A guide to the most common bank fees
By UK CreditCards.com
Unfortunately, the cost of banking in the UK is not free. Many bank fees are avoidable. However, there are also a variety of fees that nearly all customers have to pay at some point.
Here is a guide to the most common bank fees, along with tips on how to get around them.
1. Unauthorised overdraft fees
This is perhaps the most common fee you are likely to incur. An unauthorised overdraft fee is the charge applied by your bank when you exceed your overdraft limit or when you spend more money than is in your account. Depending on the circumstances, these charges can add up to hundreds of pounds in just one month.
Once you enter into an unauthorised overdraft, there are usually two charges applied: a maintenance fee and a default notice fee. These will vary between accounts. Some banks will apply a cap to the number of days a fee can be applied.
Here is an example of the charges applied for unauthorised overdrafts by three of the top UK banks and building societies:
(Note: These charges will vary between accounts. The figures shown are an example of the highest charges applied.)
- Royal Bank of Scotland: £6 per day.
- Lloyds TSB: £5 to £10 per day.
- Halifax: £5 per day.
- Royal Bank of Scotland: £30 per notice.
- Lloyds TSB: £5 per month.
- Halifax: £10 to £105 per month.
In order to avoid these high fees, it is essential that you speak to your bank account provider as early as possible if you think you may exceed your overdraft limit. Your lender may place a temporary extension on the overdraft to cover your outgoings.
2. Paid-items fee
In situations when you have paid for a transaction via direct debit, standing order or with a debit card, but do not have sufficient funds in your bank account, the provider may cover the cost of the payment. If the bank or building society does cover this cost, you will have to pay a paid items fee along with an unauthorised overdraft fee.
3. Returned transaction fee
If your account provider decides not to process a payment, which would lead to an unauthorised overdraft fee, this may result in an unpaid item fee. This charge is also known as a returned transaction or returned item fee. There is usually a cap on the maximum number of fees the bank can apply to your account -- but this can still be very high.
- Royal Bank of Scotland: £6.
- Lloyds TSB: £10.
- Halifax: £10.
It is always better to speak to your account provider if you know that you are not going to be able to meet prearranged payments.
- Royal Bank of Scotland: 6 times per charging period.
- Lloyds TSB: 3 times per day.
- Halifax: 3 times per day.
Maximum monthly fee:
- Royal Bank of Scotland: £60.
- Lloyds TSB: Approximately £900.
- Halifax: Approximately £900.
4. Foreign transaction fee
If you are using your debit or credit card abroad, either to withdraw cash or make purchases, you will usually have to pay a fee. These fees could be a charge for using an ATM abroad, a purchase fee or a foreign exchange rate fee.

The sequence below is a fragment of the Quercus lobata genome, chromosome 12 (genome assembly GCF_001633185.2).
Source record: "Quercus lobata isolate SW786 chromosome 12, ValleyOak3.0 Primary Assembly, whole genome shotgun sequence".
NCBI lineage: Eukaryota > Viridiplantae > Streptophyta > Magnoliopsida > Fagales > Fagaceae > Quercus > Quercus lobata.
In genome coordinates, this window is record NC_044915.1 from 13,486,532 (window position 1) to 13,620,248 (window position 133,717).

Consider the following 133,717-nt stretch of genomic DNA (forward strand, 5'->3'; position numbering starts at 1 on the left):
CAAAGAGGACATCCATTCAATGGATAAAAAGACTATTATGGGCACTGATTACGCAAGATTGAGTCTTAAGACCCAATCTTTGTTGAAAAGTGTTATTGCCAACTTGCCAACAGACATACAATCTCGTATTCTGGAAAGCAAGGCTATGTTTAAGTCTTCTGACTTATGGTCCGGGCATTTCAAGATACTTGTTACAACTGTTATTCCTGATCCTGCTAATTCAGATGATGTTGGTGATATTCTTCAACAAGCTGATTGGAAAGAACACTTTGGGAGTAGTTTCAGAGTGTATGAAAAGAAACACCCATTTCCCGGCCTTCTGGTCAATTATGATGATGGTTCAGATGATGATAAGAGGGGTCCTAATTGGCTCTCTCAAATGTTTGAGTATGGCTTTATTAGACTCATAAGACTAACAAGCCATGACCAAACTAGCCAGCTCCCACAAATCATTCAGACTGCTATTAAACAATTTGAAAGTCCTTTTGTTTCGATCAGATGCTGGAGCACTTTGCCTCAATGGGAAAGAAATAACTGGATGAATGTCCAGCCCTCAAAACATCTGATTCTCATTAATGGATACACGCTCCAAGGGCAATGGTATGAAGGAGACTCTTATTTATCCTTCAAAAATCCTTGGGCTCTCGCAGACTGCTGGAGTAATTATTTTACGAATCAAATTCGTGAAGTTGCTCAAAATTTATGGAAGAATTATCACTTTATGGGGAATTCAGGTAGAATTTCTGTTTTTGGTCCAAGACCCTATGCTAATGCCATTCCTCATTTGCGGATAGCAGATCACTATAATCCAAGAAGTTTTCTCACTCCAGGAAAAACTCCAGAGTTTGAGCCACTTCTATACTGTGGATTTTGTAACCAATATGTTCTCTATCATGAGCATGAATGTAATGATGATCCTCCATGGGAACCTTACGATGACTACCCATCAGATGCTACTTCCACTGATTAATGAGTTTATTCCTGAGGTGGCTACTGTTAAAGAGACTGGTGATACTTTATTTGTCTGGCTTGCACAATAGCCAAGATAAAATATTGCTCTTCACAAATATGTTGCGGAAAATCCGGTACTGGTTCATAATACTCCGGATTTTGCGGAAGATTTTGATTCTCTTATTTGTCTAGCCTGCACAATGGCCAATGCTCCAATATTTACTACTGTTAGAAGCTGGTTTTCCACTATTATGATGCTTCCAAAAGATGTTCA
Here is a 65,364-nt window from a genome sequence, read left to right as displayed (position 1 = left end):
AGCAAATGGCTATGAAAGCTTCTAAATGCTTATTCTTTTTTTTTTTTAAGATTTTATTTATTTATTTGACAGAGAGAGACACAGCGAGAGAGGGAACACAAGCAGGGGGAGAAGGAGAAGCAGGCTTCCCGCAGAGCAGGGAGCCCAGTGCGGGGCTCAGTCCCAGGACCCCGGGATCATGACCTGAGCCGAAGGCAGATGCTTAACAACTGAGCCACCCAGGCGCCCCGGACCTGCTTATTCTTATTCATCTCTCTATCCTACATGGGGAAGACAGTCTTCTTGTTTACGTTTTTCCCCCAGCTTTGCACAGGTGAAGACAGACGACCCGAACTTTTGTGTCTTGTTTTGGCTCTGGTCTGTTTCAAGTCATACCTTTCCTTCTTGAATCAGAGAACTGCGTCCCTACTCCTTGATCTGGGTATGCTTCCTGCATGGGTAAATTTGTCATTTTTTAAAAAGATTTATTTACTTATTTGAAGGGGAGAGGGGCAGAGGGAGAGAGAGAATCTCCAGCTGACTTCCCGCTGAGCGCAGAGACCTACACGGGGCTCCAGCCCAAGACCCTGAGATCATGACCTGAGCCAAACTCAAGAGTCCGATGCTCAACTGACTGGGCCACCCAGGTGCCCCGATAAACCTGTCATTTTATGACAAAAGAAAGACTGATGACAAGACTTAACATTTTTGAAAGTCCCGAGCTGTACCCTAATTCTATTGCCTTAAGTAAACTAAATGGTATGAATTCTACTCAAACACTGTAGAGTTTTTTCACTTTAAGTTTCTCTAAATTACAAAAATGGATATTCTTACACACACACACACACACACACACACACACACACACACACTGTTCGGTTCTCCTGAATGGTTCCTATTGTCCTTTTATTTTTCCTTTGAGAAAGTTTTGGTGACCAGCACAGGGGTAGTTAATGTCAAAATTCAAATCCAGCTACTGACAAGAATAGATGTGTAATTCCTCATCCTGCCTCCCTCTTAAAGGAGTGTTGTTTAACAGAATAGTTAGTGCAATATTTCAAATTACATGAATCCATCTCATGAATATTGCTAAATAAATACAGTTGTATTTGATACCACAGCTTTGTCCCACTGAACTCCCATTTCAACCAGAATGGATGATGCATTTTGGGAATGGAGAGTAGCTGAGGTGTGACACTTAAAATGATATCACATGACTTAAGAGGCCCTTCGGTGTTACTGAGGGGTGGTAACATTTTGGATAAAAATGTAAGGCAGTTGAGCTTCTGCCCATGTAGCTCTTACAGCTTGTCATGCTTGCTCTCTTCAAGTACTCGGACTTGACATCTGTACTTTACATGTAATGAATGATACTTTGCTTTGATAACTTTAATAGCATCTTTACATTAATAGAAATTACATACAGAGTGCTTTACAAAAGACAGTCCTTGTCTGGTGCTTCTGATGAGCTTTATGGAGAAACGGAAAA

It is very difficult to avoid paying foreign charges, but, in some cases, prepaid cards can work out as a cheaper payment method.
5. Packaged bank accounts
Some banks and building societies offer packaged bank accounts which provide the customer with additional benefits in exchange for a monthly fee. Fees typically range between £5 and £25 per month, but the cost of the packaged bank account will vary between providers and the type of account you have.
The rewards and benefits on offer often include insurance products, such as travel, home and mobile phone cover, cinema tickets and High Street discounts. Sometimes you may be given better interest rates as well. Whilst these benefits can be useful, the cost usually outweighs the value of the benefit.
- Royal Bank of Scotland: £8 to £24.
- Lloyds TSB: £7.95 to £25.
- Halifax: £15.
- Royal Bank of Scotland: Various insurance policies, discounts on holidays and other leisure benefits.
- Lloyds TSB: Various insurance policies and interest-free overdrafts.
- Halifax: Various insurance policies and interest-free overdrafts.
Not all bank accounts are packaged bank accounts. Many banks and building societies also offer free bank accounts. If you have a free bank account, meaning that you do not pay a monthly fee, you will still be subject to the other penalty fees and charges applied.
6. Minimising fees
If you are looking to reduce the cost of UK banking, compare the range of free bank accounts and packaged bank accounts on offer.
Once your account is set up and active, ensure that you keep the account in credit and avoid entering an unplanned or unauthorised overdraft. It is always better to speak to your account provider if you know that you are not going to be able to meet prearranged payments.
In the event that you are short of money due to unexpected bills or another high expense, such as a holiday or a wedding, you may want to consider other forms of credit. You can speak to your bank account manager about loans or credit cards they are able to provide, or compare products online using a comparison tool.
Published: 23 December 2011
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